Are UK businesses slow at adopting CRM systems?


Workbooks, a British CRM vendor, today unveils research into CRM use in the small and medium enterprise (SME) market.

The State of the CRM Market 2018 – An SME Perspective showed that 70% of SMEs have adopted a CRM solution but a third are still lagging behind.

Workbooks surveyed SMEs (£5 million to £250 million revenue) across the United Kingdom and found that 30% of them still do not have any CRM technology in place.

CRM deployment has picked up pace in recent years with 70% using a CRM solution, but nearly a third of SMEs are lagging behind.

As expected the majority of the 30% without CRM still use spreadsheets.

Drivers to CRM adoption

The survey found that the primary drivers for CRM adoption were to improve the productivity of customer facing employees (66%), enhance customer experience (62%), and reduce operational costs (49%).

Obstacles to CRM adoption

For more than half, the greatest obstacle is migrating and integrating data. The adoption of a CRM platform is an opportunity to pull all of a company’s data into one place and see it through one lens. However, to get it to that place companies need to invest resources into aligning an often dizzying array of data sources. It can be done but there is no avoiding the fact that it is a sizeable, complex task, and one that is enough to deter many SMEs.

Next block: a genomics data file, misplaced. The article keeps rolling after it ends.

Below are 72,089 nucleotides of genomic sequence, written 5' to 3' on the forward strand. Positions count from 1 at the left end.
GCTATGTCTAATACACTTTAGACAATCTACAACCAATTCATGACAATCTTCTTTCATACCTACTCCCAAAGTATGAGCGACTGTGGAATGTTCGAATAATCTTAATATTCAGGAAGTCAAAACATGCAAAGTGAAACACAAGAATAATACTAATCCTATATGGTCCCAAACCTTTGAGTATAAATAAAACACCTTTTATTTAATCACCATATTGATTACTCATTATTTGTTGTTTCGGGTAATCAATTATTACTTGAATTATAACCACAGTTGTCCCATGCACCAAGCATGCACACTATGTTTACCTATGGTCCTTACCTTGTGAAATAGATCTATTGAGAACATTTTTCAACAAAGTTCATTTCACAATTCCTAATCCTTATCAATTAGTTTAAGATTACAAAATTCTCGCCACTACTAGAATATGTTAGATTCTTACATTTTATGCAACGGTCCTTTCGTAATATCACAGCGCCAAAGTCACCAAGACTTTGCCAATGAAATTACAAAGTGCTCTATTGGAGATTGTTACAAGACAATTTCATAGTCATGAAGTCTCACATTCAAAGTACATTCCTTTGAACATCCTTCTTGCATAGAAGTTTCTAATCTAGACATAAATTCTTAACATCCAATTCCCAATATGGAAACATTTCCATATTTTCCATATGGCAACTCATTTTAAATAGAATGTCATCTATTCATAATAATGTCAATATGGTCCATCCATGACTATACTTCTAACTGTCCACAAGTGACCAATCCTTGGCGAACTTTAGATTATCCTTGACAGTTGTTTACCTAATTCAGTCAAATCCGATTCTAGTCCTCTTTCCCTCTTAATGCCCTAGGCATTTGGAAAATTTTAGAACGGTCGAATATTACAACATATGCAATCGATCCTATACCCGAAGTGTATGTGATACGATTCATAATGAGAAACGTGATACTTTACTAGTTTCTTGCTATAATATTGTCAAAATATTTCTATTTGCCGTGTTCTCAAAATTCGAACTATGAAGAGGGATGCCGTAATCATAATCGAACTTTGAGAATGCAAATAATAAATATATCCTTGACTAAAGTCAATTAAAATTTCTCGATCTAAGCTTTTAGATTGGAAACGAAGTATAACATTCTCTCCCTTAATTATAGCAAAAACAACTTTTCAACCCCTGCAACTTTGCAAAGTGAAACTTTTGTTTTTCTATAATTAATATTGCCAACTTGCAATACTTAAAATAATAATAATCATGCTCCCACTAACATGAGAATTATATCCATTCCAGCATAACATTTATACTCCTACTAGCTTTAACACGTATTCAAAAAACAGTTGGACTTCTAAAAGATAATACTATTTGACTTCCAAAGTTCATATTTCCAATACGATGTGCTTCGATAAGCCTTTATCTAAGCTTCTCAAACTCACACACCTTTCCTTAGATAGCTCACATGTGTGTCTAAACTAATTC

Other obstacles include:

    • lack resources to get things done (40%)
    • lack the IT skills needed for this type of implementation (38%);
    • lack a true understanding of the processes underpinning their businesses (38%);
    • cost (38%)
    • resistance to change (34%).

What should CRM offer? 

It is little surprise that 89% of enterprises look for contact management functions given that these can transform an organisation’s ability to manage its data, profile its customers, and deliver effective, personalised communications.

In second place is reporting and dashboards. SMEs need to make sense of all the data they are gathering for sales analytics and forecasting. A CRM platform allows them to move from data to insights, to understand who and what is performing well, and so to make genuinely informed business decisions.

Nearly half now want mobile access, while almost a third want sales order processing. It is interesting to note that customer service is rising up the priorities list, with 43% citing it as an important feature.

For a growing number of businesses, customer experience is becoming a major differentiator and CRM plays a vital role in enabling that. Finally, only 11% look for social media functionality, perhaps reflecting the low perceived value of those channels.

John Cheney, CEO of Workbooks said: “The results of the survey show that we have come a long way in the past few years. However there are still too many SMEs that consider CRM to be too expensive and too complicated to implement. At Workbooks, our aim is to provide a cost-effective solution with excellent functionality to SMEs and equally importantly the expertise to closely accompany them throughout the implementation phase to ensure project success.

“With the new legislation around GDPR and e-privacy and the onus on businesses to improve the way they deal with data, it will become more and more critical for business to have tools like CRM to manage their data.”

This report is based on an online survey conducted in December 2017. The objective of the survey was to review the adoption of CRM technology within UK SMEs. There were 98 responses from CEOs (18%), and professionals in Marketing (19%), Sales (21%), Customer Service (7%) and IT (20%).